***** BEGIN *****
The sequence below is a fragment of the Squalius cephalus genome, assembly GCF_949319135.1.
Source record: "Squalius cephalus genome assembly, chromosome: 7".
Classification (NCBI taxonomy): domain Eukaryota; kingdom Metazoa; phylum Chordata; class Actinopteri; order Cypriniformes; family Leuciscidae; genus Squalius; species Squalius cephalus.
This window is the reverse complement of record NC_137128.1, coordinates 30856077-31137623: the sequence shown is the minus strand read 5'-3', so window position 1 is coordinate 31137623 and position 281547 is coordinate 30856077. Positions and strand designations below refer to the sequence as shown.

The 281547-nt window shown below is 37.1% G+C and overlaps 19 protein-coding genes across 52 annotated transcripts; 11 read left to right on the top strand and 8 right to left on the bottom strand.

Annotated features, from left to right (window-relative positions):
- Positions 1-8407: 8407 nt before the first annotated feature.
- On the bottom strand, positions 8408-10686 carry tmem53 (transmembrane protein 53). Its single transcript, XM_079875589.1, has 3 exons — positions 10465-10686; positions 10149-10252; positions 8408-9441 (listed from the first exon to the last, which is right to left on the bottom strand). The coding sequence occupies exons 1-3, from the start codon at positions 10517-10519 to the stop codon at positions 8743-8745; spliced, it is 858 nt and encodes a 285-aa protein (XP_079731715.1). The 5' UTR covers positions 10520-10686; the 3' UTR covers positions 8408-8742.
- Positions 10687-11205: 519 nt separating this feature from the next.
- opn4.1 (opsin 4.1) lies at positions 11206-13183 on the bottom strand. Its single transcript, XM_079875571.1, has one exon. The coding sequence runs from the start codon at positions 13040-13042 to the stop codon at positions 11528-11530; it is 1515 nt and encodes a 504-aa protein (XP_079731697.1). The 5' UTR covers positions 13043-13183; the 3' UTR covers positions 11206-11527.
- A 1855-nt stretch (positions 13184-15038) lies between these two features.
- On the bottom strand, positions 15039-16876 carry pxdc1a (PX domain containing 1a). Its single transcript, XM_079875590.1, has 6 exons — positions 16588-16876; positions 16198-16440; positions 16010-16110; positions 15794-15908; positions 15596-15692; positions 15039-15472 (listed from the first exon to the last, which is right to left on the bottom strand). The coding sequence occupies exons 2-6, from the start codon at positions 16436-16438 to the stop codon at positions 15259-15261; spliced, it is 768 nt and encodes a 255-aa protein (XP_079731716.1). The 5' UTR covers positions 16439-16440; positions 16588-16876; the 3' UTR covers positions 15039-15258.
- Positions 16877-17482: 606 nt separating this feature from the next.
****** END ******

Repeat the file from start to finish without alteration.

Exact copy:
The sequence below is a fragment of the Squalius cephalus genome, assembly GCF_949319135.1.
Source record: "Squalius cephalus genome assembly, chromosome: 7".
Classification (NCBI taxonomy): domain Eukaryota; kingdom Metazoa; phylum Chordata; class Actinopteri; order Cypriniformes; family Leuciscidae; genus Squalius; species Squalius cephalus.
This window is the reverse complement of record NC_137128.1, coordinates 30856077-31137623: the sequence shown is the minus strand read 5'-3', so window position 1 is coordinate 31137623 and position 281547 is coordinate 30856077. Positions and strand designations below refer to the sequence as shown.

The 281547-nt window shown below is 37.1% G+C and overlaps 19 protein-coding genes across 52 annotated transcripts; 11 read left to right on the top strand and 8 right to left on the bottom strand.

Annotated features, from left to right (window-relative positions):
- Positions 1-8407: 8407 nt before the first annotated feature.
- On the bottom strand, positions 8408-10686 carry tmem53 (transmembrane protein 53). Its single transcript, XM_079875589.1, has 3 exons — positions 10465-10686; positions 10149-10252; positions 8408-9441 (listed from the first exon to the last, which is right to left on the bottom strand). The coding sequence occupies exons 1-3, from the start codon at positions 10517-10519 to the stop codon at positions 8743-8745; spliced, it is 858 nt and encodes a 285-aa protein (XP_079731715.1). The 5' UTR covers positions 10520-10686; the 3' UTR covers positions 8408-8742.
- Positions 10687-11205: 519 nt separating this feature from the next.
- opn4.1 (opsin 4.1) lies at positions 11206-13183 on the bottom strand. Its single transcript, XM_079875571.1, has one exon. The coding sequence runs from the start codon at positions 13040-13042 to the stop codon at positions 11528-11530; it is 1515 nt and encodes a 504-aa protein (XP_079731697.1). The 5' UTR covers positions 13043-13183; the 3' UTR covers positions 11206-11527.
- A 1855-nt stretch (positions 13184-15038) lies between these two features.
- On the bottom strand, positions 15039-16876 carry pxdc1a (PX domain containing 1a). Its single transcript, XM_079875590.1, has 6 exons — positions 16588-16876; positions 16198-16440; positions 16010-16110; positions 15794-15908; positions 15596-15692; positions 15039-15472 (listed from the first exon to the last, which is right to left on the bottom strand). The coding sequence occupies exons 2-6, from the start codon at positions 16436-16438 to the stop codon at positions 15259-15261; spliced, it is 768 nt and encodes a 255-aa protein (XP_079731716.1). The 5' UTR covers positions 16439-16440; positions 16588-16876; the 3' UTR covers positions 15039-15258.
- Positions 16877-17482: 606 nt separating this feature from the next.